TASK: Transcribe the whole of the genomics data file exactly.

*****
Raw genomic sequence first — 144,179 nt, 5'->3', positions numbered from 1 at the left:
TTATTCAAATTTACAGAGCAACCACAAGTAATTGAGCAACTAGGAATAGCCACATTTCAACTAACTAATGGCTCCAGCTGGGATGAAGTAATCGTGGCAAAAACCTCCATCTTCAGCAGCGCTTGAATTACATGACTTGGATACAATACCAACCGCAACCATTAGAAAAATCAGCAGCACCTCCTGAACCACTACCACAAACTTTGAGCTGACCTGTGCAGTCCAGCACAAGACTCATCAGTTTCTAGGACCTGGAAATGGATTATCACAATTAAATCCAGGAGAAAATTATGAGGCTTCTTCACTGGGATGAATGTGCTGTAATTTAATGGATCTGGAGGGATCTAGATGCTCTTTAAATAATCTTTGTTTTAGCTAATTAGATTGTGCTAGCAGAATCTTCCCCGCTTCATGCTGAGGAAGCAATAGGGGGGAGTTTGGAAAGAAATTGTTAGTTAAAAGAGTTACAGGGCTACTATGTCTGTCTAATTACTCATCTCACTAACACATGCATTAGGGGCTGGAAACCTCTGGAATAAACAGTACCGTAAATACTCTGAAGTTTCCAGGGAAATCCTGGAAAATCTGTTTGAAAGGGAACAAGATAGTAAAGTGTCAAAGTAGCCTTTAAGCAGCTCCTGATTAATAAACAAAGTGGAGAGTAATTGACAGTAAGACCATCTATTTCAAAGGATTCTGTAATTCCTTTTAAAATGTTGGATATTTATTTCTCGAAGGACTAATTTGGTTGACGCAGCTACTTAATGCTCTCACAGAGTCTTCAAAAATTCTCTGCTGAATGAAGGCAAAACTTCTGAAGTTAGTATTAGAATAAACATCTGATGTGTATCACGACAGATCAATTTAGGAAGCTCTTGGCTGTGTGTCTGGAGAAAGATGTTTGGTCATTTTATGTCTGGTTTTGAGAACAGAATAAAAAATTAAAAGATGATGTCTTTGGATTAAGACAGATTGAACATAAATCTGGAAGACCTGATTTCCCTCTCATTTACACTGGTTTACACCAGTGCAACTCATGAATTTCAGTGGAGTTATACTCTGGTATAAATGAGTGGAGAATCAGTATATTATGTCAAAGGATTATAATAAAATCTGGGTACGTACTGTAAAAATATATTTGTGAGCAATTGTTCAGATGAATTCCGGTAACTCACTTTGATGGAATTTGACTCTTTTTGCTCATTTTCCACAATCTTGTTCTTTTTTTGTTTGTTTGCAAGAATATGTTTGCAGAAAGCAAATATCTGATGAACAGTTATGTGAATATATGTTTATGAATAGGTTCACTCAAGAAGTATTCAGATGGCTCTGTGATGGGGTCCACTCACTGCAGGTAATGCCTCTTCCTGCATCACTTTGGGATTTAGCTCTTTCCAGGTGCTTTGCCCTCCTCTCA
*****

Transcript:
Raw genomic sequence first — 144,179 nt, 5'->3', positions numbered from 1 at the left:
TTATTCAAATTTACAGAGCAACCACAAGTAATTGAGCAACTAGGAATAGCCACATTTCAACTAACTAATGGCTCCAGCTGGGATGAAGTAATCGTGGCAAAAACCTCCATCTTCAGCAGCGCTTGAATTACATGACTTGGATACAATACCAACCGCAACCATTAGAAAAATCAGCAGCACCTCCTGAACCACTACCACAAACTTTGAGCTGACCTGTGCAGTCCAGCACAAGACTCATCAGTTTCTAGGACCTGGAAATGGATTATCACAATTAAATCCAGGAGAAAATTATGAGGCTTCTTCACTGGGATGAATGTGCTGTAATTTAATGGATCTGGAGGGATCTAGATGCTCTTTAAATAATCTTTGTTTTAGCTAATTAGATTGTGCTAGCAGAATCTTCCCCGCTTCATGCTGAGGAAGCAATAGGGGGGAGTTTGGAAAGAAATTGTTAGTTAAAAGAGTTACAGGGCTACTATGTCTGTCTAATTACTCATCTCACTAACACATGCATTAGGGGCTGGAAACCTCTGGAATAAACAGTACCGTAAATACTCTGAAGTTTCCAGGGAAATCCTGGAAAATCTGTTTGAAAGGGAACAAGATAGTAAAGTGTCAAAGTAGCCTTTAAGCAGCTCCTGATTAATAAACAAAGTGGAGAGTAATTGACAGTAAGACCATCTATTTCAAAGGATTCTGTAATTCCTTTTAAAATGTTGGATATTTATTTCTCGAAGGACTAATTTGGTTGACGCAGCTACTTAATGCTCTCACAGAGTCTTCAAAAATTCTCTGCTGAATGAAGGCAAAACTTCTGAAGTTAGTATTAGAATAAACATCTGATGTGTATCACGACAGATCAATTTAGGAAGCTCTTGGCTGTGTGTCTGGAGAAAGATGTTTGGTCATTTTATGTCTGGTTTTGAGAACAGAATAAAAAATTAAAAGATGATGTCTTTGGATTAAGACAGATTGAACATAAATCTGGAAGACCTGATTTCCCTCTCATTTACACTGGTTTACACCAGTGCAACTCATGAATTTCAGTGGAGTTATACTCTGGTATAAATGAGTGGAGAATCAGTATATTATGTCAAAGGATTATAATAAAATCTGGGTACGTACTGTAAAAATATATTTGTGAGCAATTGTTCAGATGAATTCCGGTAACTCACTTTGATGGAATTTGACTCTTTTTGCTCATTTTCCACAATCTTGTTCTTTTTTTGTTTGTTTGCAAGAATATGTTTGCAGAAAGCAAATATCTGATGAACAGTTATGTGAATATATGTTTATGAATAGGTTCACTCAAGAAGTATTCAGATGGCTCTGTGATGGGGTCCACTCACTGCAGGTAATGCCTCTTCCTGCATCACTTTGGGATTTAGCTCTTTCCAGGTGCTTTGCCCTCCTCTCA